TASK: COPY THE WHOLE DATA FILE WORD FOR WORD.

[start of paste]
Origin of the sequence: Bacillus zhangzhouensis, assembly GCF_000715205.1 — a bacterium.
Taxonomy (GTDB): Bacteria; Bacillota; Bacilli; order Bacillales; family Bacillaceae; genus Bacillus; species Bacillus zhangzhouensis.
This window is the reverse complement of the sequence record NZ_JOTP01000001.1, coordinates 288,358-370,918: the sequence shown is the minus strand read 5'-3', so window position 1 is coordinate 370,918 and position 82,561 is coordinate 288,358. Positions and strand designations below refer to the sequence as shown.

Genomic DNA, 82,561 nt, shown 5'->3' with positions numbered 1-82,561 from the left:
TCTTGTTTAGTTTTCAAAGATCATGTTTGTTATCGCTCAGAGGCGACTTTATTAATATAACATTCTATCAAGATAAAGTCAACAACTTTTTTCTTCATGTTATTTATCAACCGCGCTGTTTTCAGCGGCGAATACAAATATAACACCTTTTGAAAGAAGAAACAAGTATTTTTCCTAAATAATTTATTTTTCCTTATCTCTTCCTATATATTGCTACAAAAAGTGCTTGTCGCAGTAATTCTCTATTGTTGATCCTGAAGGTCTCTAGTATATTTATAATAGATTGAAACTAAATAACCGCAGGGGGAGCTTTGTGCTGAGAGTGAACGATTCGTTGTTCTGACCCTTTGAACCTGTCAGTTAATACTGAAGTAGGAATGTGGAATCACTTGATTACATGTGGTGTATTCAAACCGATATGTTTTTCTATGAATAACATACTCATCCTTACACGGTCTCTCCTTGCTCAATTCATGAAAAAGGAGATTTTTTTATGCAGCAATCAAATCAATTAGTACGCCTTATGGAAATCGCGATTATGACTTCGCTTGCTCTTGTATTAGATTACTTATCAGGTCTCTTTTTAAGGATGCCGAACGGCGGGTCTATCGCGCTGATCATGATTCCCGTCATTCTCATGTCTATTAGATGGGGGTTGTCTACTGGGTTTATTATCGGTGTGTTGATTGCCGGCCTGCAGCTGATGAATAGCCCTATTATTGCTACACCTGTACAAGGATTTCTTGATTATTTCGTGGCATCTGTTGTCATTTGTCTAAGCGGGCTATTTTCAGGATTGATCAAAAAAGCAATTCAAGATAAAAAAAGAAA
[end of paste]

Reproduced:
Origin of the sequence: Bacillus zhangzhouensis, assembly GCF_000715205.1 — a bacterium.
Taxonomy (GTDB): Bacteria; Bacillota; Bacilli; order Bacillales; family Bacillaceae; genus Bacillus; species Bacillus zhangzhouensis.
This window is the reverse complement of the sequence record NZ_JOTP01000001.1, coordinates 288,358-370,918: the sequence shown is the minus strand read 5'-3', so window position 1 is coordinate 370,918 and position 82,561 is coordinate 288,358. Positions and strand designations below refer to the sequence as shown.

Genomic DNA, 82,561 nt, shown 5'->3' with positions numbered 1-82,561 from the left:
TCTTGTTTAGTTTTCAAAGATCATGTTTGTTATCGCTCAGAGGCGACTTTATTAATATAACATTCTATCAAGATAAAGTCAACAACTTTTTTCTTCATGTTATTTATCAACCGCGCTGTTTTCAGCGGCGAATACAAATATAACACCTTTTGAAAGAAGAAACAAGTATTTTTCCTAAATAATTTATTTTTCCTTATCTCTTCCTATATATTGCTACAAAAAGTGCTTGTCGCAGTAATTCTCTATTGTTGATCCTGAAGGTCTCTAGTATATTTATAATAGATTGAAACTAAATAACCGCAGGGGGAGCTTTGTGCTGAGAGTGAACGATTCGTTGTTCTGACCCTTTGAACCTGTCAGTTAATACTGAAGTAGGAATGTGGAATCACTTGATTACATGTGGTGTATTCAAACCGATATGTTTTTCTATGAATAACATACTCATCCTTACACGGTCTCTCCTTGCTCAATTCATGAAAAAGGAGATTTTTTTATGCAGCAATCAAATCAATTAGTACGCCTTATGGAAATCGCGATTATGACTTCGCTTGCTCTTGTATTAGATTACTTATCAGGTCTCTTTTTAAGGATGCCGAACGGCGGGTCTATCGCGCTGATCATGATTCCCGTCATTCTCATGTCTATTAGATGGGGGTTGTCTACTGGGTTTATTATCGGTGTGTTGATTGCCGGCCTGCAGCTGATGAATAGCCCTATTATTGCTACACCTGTACAAGGATTTCTTGATTATTTCGTGGCATCTGTTGTCATTTGTCTAAGCGGGCTATTTTCAGGATTGATCAAAAAAGCAATTCAAGATAAAAAAAGAAA